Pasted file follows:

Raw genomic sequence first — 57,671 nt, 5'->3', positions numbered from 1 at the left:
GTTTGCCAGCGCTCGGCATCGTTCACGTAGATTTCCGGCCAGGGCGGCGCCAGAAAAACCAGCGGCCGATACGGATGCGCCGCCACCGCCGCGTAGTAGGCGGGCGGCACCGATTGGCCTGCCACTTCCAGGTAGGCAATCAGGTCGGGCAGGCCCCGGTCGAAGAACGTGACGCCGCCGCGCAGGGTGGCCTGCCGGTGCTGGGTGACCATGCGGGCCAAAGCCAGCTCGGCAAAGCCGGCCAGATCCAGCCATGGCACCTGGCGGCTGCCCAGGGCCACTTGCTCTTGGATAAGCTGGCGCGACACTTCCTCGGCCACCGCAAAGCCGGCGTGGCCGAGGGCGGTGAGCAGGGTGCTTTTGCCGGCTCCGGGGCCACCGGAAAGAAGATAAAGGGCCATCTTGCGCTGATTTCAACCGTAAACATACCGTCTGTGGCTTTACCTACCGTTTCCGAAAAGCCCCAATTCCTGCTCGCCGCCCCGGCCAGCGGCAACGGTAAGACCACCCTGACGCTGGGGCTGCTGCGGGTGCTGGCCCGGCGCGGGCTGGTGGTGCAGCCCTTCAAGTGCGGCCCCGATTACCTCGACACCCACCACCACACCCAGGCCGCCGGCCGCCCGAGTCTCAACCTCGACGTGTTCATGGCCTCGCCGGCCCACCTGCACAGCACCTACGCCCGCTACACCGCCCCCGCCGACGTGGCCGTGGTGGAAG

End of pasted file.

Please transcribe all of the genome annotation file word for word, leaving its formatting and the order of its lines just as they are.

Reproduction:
Raw genomic sequence first — 57,671 nt, 5'->3', positions numbered from 1 at the left:
GTTTGCCAGCGCTCGGCATCGTTCACGTAGATTTCCGGCCAGGGCGGCGCCAGAAAAACCAGCGGCCGATACGGATGCGCCGCCACCGCCGCGTAGTAGGCGGGCGGCACCGATTGGCCTGCCACTTCCAGGTAGGCAATCAGGTCGGGCAGGCCCCGGTCGAAGAACGTGACGCCGCCGCGCAGGGTGGCCTGCCGGTGCTGGGTGACCATGCGGGCCAAAGCCAGCTCGGCAAAGCCGGCCAGATCCAGCCATGGCACCTGGCGGCTGCCCAGGGCCACTTGCTCTTGGATAAGCTGGCGCGACACTTCCTCGGCCACCGCAAAGCCGGCGTGGCCGAGGGCGGTGAGCAGGGTGCTTTTGCCGGCTCCGGGGCCACCGGAAAGAAGATAAAGGGCCATCTTGCGCTGATTTCAACCGTAAACATACCGTCTGTGGCTTTACCTACCGTTTCCGAAAAGCCCCAATTCCTGCTCGCCGCCCCGGCCAGCGGCAACGGTAAGACCACCCTGACGCTGGGGCTGCTGCGGGTGCTGGCCCGGCGCGGGCTGGTGGTGCAGCCCTTCAAGTGCGGCCCCGATTACCTCGACACCCACCACCACACCCAGGCCGCCGGCCGCCCGAGTCTCAACCTCGACGTGTTCATGGCCTCGCCGGCCCACCTGCACAGCACCTACGCCCGCTACACCGCCCCCGCCGACGTGGCCGTGGTGGAAG